Flinging water off his hand, Kent whispered, “what are we doing?”
     Without acknowledging his question, Celatrix Verna continued forward. She finally stopped when they reached a series of knee-high stone markers, where she turned to their bodyguards and said, “no matter what you hear, you do not cross these,” she pointed to the nearest stone. “Understand?” Once they’d nodded their ascent, she said to Kent, “this is the only time you’ll come with me. Step where I step. Say what I say. Understand?”
     “Um. Sure,” Kent agreed.
     Thrice Celatrix Verna tapped the stone nearest her. A slow-building, dim, orange glow pulsed out from the stone she’d touched and lit up the barrier stones in series running away from the quartet.
     “Whoa,” Kent said.
     “You haven’t seen anything yet,” she promised. “Ready?”
     “I guess,” Kent replied.
     “Good. This is what you will say, ‘O’ Termine. Hoc dico ne urbs capiatur. Via mei doce.’” She smiled at the confounded youth, “say after me, ‘O’ Termine.’”

     Having moved inside after the fog fell upon the backyard, Patrick Field continued to play host to Praeceptor Archeleus Imler while his Merc bodyguard paced the house between front and back doors. If the man’s unstoppable pacing didn’t drive Patrick to heavier drinking, then the uncomfortable silence of Archel’s visit would certainly do the trick. Mercury, grant me the patience I need…Patrick prayed. He contemplated asking the boy king questions, but couldn’t wrap his mind around anything that he had a right to ask. So, he waited for Archel to speak.
     For Archel, there was no grand plan. The boy had seen the hedgerow and impulse had brought him to the door. He knew he could never go back to the way things had been when he was still a servant—not that he ever wanted to see Adonis again—but, somehow it all had been simpler. “Mr. Field, uh um. Patrick,” Archel began for the 20th time, “what… never mind.” So many questions rolled through his brain, but he didn’t know what he could rightfully ask. Each time he started, the would-be question sputtered out like a fuel-less fire. Without knowing enough about politics and proper kingly behavior, Archel didn’t only feel out of his element, he was hindered from otherwise normal conversation. He reached into the dirty underbelly of his subconscious and grasped for memories of their previous interactions. At the moment when Archel had finally lit upon some safe topic, the sirens had begun. The Merc dashed through the house, opened the front door, and let the wailing in. The awful noise was enough to banish the safe topic from Archel’s mind. “What is it?” he asked.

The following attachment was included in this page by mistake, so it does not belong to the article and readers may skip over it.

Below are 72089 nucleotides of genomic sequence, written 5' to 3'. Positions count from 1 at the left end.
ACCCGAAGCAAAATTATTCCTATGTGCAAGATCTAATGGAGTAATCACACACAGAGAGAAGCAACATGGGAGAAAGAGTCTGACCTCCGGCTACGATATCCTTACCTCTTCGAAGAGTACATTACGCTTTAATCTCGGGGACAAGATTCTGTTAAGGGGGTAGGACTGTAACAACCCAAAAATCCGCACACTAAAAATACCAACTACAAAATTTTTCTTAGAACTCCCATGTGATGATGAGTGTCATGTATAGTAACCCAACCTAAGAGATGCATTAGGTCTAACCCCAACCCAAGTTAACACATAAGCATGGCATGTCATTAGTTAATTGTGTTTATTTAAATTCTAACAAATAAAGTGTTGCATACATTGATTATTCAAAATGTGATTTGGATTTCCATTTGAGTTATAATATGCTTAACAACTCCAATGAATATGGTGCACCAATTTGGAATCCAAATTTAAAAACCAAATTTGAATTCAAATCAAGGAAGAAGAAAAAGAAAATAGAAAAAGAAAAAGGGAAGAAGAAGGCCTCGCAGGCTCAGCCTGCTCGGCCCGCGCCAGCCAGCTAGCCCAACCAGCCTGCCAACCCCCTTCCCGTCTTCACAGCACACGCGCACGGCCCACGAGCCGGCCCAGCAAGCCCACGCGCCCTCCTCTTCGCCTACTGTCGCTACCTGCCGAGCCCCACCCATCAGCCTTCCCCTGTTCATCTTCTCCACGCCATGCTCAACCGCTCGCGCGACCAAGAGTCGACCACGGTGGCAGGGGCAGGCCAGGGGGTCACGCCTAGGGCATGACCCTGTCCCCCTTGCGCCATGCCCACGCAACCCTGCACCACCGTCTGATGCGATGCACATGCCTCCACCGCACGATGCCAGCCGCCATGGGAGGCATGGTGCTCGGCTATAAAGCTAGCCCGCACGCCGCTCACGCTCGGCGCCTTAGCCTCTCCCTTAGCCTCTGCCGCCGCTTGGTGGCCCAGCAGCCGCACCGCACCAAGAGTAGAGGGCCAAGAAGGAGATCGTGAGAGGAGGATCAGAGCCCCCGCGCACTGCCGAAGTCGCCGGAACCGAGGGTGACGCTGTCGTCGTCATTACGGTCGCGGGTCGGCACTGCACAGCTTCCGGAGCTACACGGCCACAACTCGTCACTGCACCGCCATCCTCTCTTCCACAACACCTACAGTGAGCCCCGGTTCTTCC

“Shh,” the Merc whispered, his eyes were practically white as they rolled back while he listened. When the cycle began to repeat, the soldier closed the door. “That’s a distress call,” the Merc said as he looked around the room, frowned, and then added, “we can’t stay here. It isn’t safe.” To Archel, he said, “my liege, we must get you to safety.”
     Laughing, Archel choked out, “safety.”
     Uncertain what had caught Archel as funny, Patrick offered, “I have a basement.”
     “Thank you, but no. I have procedures,” the Merc motioned to the door, “Sir.”
     “Can I come back later?” Archel asked.
     “Of course,” Patrick answered, silently finishing the thought with, you’re the king. You can do whatever you want. When they were gone and the door shut behind them, Patrick let out a long sigh. Then, promptly went to the fridge, removed another beer, and then returned to his comfy chair. “Still early.”

     Inside the kitchens, the steady thrum of banging pots and pans masked the sirens. Cassie, with the young cook’s help, had returned to Preston’s office couch where she promptly laid out and lost consciousness. The novice cook stood watch, pacing between Preston’s desk and the doorway where she could watch the kitchen staff flit around like hummingbirds. She thought about the work she needed to get done, glanced at the couch where the Messenger lay snoring, and contemplated returning to her station. But, every time she put a toe outside the door, she heard Preston’s voice bellowing orders. There was no way she’d risk his ire by leaving the Messenger’s side.